After that workout, I turned to the American Council on Exercise (ACE) for more research. They had commissioned an independent study by researchers at the University of Wisconsin-La Crosse to find out how effective this mask really was. After all, one of its biggest claims is that it can increase your VO2 max—a key marker for aerobic exercise capacity and endurance performance. (P.S. Should you try metabolic testing?) So the researchers separated 24 study participants into two groups: One group was wearing the mask and the other was not. Both groups went through six weeks of identical training, and researchers tested everything from lung function to power output both before and after.
What they found was that, yes, the mask did help improve two areas of athletic performance—overall respiratory compensation threshold (the amount of time each person could exercise without getting winded) and power output at respiratory compensation threshold (the level of exercise intensity each could handle without getting winded). The group that trained with the mask could run faster and for longer than the control group, and ACE chief science officer Cedric Bryant says the mask was "more like an inspiratory muscle training device." He also added that, while longer-term training would need to be tested to see if the results translated, "the Training Mask 2.0 could prove to be a very valuable training adjunct for endurance athletes."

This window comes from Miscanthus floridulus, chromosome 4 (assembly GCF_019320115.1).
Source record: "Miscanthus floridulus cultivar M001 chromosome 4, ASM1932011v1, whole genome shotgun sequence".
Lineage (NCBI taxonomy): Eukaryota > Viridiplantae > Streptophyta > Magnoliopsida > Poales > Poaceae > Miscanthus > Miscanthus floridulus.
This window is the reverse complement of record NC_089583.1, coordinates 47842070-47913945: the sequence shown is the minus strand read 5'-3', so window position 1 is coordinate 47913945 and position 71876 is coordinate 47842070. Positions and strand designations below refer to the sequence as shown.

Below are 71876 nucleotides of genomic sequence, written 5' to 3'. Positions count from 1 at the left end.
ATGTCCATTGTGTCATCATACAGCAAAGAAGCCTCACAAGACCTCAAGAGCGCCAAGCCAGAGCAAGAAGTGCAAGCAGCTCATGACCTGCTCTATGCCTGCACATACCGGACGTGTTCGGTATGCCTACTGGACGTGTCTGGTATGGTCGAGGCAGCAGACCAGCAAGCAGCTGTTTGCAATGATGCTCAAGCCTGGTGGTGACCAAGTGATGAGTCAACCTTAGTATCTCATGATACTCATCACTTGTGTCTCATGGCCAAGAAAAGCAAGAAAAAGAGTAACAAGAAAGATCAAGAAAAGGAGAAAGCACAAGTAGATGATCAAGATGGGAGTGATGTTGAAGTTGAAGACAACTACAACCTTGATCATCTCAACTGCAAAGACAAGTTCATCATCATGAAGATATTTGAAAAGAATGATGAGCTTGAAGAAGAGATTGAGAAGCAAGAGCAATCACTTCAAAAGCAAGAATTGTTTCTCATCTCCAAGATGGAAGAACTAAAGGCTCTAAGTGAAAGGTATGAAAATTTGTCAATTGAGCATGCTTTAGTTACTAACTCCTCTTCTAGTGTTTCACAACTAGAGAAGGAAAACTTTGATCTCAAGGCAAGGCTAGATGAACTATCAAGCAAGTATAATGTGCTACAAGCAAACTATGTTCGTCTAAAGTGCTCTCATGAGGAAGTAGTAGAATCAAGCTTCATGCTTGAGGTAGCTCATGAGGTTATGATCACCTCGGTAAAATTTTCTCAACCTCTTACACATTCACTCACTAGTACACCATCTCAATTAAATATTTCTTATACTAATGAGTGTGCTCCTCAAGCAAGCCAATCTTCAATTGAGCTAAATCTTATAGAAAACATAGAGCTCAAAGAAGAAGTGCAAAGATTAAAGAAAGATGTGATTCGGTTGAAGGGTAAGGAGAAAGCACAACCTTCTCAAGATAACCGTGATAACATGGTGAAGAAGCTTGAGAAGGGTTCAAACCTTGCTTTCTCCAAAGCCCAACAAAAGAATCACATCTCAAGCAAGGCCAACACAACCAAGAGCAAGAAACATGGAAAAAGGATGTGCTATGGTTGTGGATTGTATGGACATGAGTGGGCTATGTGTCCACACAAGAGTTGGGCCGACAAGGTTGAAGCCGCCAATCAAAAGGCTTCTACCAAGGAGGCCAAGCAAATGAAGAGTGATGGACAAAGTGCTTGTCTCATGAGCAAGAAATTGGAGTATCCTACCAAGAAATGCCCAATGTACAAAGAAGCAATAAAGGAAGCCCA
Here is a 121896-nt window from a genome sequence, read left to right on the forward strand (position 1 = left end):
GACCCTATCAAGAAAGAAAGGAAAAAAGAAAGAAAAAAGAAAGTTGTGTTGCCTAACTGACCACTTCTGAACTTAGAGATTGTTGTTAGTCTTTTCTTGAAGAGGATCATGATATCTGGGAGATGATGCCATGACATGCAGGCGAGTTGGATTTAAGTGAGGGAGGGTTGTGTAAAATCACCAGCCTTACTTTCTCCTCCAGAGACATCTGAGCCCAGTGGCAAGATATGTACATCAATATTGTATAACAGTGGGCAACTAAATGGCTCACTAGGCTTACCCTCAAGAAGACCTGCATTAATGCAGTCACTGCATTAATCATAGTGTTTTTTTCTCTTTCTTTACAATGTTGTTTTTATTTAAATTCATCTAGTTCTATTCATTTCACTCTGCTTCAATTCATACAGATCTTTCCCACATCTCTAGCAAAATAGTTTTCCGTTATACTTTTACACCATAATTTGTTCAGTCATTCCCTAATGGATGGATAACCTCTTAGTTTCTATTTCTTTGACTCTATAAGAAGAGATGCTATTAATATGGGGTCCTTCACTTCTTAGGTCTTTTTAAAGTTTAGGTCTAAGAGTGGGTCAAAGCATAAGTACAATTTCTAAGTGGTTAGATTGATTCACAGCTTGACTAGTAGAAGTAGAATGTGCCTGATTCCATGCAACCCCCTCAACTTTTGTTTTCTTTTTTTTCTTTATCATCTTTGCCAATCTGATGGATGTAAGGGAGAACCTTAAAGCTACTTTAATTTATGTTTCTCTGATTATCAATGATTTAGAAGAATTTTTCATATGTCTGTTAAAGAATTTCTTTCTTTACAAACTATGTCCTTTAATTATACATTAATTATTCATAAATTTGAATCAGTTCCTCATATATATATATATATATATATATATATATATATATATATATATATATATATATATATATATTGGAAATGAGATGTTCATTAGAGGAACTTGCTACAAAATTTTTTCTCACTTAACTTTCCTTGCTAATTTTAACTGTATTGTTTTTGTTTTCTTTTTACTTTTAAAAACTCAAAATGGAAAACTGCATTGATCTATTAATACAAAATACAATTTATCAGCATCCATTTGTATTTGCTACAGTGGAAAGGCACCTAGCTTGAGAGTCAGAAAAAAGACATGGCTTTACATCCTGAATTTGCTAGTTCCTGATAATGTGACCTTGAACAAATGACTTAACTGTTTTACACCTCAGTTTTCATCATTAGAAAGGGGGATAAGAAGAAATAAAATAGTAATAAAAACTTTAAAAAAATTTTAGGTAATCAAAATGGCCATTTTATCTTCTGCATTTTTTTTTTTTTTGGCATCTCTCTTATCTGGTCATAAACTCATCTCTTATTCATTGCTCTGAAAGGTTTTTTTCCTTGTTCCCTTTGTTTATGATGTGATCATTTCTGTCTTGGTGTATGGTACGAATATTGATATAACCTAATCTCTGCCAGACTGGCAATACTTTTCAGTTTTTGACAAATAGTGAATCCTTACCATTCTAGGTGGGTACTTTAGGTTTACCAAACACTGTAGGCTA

That said, the mask isn't the glorious solution to all your altitude training prayers. The study findings also indicated that some of the manufacturer's claims, such as improvements in VO2 max and lung function, fell short. "While VO2 max improved in the mask group over the course of the study, a similar improvement was seen in the control group," the researchers reported. "In addition, there was no change in lung function over the 12 weeks." (More on VO2 max and how to increase it.)